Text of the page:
Some of you believe that there are some technologies that should be open source and available for the world to see. You have probably worked on technologies in the past that never saw the light of day. Maybe your company got involved in a lawsuit and that tech is still in an ownership dispute. Maybe a competitor purchased the tech and never did anything with it. Maybe DARPA says it is classified. Maybe you feel that society would be better off knowing about it. The Grinder community supports you and will gladly distribute your tech leaks. Schematics, gerber files, formulas, CAD files, code…we take it all. Drop the info anonymously in a pastebin, http://pastebin.com/ , and send us a tip of it’s location. Or, simply title the document “Grinder” and we will find it. If desired, we can take credit for hacking the info from your company computers or maybe a mobile device of the executive of your choice.
If you have access to materials or equipment and wish to donate to the cause, but don’t want to know the details of the project, we can accept donations through a third party or by whatever method you are comfortable with.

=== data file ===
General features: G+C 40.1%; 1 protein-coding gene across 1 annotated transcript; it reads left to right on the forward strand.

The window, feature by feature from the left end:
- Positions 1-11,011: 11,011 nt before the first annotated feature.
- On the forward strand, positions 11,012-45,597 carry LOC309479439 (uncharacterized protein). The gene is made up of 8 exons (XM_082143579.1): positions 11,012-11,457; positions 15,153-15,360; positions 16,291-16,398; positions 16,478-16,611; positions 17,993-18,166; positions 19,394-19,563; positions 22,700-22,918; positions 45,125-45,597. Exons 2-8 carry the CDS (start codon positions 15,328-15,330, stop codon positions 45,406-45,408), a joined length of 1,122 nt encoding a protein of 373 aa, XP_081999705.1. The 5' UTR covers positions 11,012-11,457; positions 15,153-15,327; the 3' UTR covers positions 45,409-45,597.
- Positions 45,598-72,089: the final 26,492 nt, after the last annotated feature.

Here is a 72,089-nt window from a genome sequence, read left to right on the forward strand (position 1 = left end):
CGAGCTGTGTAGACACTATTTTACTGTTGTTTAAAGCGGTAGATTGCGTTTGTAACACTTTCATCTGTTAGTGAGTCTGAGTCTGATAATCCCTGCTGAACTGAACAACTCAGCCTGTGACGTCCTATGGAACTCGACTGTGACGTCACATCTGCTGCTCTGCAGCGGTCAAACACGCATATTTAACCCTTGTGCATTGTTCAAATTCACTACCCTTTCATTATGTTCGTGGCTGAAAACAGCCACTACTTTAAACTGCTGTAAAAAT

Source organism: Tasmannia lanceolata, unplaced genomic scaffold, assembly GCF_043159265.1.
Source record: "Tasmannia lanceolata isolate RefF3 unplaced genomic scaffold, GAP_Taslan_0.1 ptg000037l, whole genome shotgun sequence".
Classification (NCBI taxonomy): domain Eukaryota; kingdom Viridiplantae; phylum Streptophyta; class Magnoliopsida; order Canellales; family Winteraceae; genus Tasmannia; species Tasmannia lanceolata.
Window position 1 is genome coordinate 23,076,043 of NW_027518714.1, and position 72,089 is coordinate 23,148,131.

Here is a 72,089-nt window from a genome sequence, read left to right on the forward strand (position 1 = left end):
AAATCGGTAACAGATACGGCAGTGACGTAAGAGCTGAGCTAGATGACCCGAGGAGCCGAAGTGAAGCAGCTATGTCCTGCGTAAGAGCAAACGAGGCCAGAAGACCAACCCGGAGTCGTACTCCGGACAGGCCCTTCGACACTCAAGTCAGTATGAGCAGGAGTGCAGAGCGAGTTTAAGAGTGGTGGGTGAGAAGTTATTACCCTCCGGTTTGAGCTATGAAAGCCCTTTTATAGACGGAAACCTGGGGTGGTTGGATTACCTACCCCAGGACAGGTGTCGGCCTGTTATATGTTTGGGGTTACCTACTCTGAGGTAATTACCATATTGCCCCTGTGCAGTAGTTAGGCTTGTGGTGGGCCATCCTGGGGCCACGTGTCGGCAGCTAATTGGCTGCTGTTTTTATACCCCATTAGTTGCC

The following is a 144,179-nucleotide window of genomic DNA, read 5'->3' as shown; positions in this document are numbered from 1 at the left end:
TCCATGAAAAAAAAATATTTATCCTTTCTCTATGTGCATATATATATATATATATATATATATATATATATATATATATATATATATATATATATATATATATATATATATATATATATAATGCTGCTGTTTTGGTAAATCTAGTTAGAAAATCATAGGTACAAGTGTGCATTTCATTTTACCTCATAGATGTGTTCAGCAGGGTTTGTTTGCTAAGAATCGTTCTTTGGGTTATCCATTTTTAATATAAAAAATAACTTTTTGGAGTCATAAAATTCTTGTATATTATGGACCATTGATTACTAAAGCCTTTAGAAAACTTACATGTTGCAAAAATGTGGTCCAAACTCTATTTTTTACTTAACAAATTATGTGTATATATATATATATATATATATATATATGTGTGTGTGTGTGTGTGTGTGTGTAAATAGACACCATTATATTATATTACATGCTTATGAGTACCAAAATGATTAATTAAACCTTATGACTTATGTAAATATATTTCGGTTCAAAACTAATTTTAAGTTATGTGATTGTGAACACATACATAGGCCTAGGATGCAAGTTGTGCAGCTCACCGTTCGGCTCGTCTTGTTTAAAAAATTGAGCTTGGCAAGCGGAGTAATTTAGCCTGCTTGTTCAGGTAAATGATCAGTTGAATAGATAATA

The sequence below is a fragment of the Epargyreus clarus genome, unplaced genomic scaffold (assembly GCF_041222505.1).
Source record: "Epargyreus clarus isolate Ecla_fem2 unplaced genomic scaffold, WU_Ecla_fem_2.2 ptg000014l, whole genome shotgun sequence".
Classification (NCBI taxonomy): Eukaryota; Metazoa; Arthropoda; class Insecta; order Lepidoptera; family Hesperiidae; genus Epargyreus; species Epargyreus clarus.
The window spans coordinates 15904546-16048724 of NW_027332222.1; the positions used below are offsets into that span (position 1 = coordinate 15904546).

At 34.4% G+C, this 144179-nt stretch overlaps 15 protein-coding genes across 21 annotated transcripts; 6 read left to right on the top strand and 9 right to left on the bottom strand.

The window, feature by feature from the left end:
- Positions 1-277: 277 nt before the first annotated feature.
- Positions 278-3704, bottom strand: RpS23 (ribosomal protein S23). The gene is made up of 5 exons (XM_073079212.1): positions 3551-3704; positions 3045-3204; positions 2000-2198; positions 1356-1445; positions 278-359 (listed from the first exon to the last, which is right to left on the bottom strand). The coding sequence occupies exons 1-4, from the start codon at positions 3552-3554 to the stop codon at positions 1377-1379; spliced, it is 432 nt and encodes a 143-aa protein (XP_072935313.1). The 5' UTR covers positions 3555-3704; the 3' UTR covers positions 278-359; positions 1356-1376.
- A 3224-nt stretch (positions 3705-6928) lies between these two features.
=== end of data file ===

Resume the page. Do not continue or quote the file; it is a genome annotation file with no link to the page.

If transcendence is something you believe in and you have realized that nobody is coming to save you, get involved on a local level for accelerated results. Grindhouse Wetware of Pittsburg and Grind DC are good examples of the advantages of real world meetups. Post a biweekly meet on www.meetup.com or craigslist, or whatever site. Add a group to this map:
Find your nearest hackerspace, start a Grinder bar, or clear out some basement space and get to work grinding. Remember to keep the group free from politics and drama. “Networks, not hierarchies”, as the guys at Grinding.be might say. This is more like Fight Club than the Marine corp. There is no shortage of projects to work on and everything we do is open source so feel free to steal, contribute, collaborate, or improve on anything you see there. I have too many projects to complete by myself. Whatever you do, don’t go there and start dumping links! That is what the 100 transhuman Facebook groups are for. Go there to work, not to critique projects and say ”meh, I’ll wait for mind uploading”. This is a forum for attainable stuff you can make now. Be prepared to see some weird ideas, but remember “how” is more important than “why”. Do not taint the sanctity of this forum with your politics! Nobody cares about that. Before you post questions about magnets read the FAQ & sticky. Add your knowledge to the wiki.
There it is. Below is a personal story, which is optional reading.
What spiral of madness leads one to Grinding?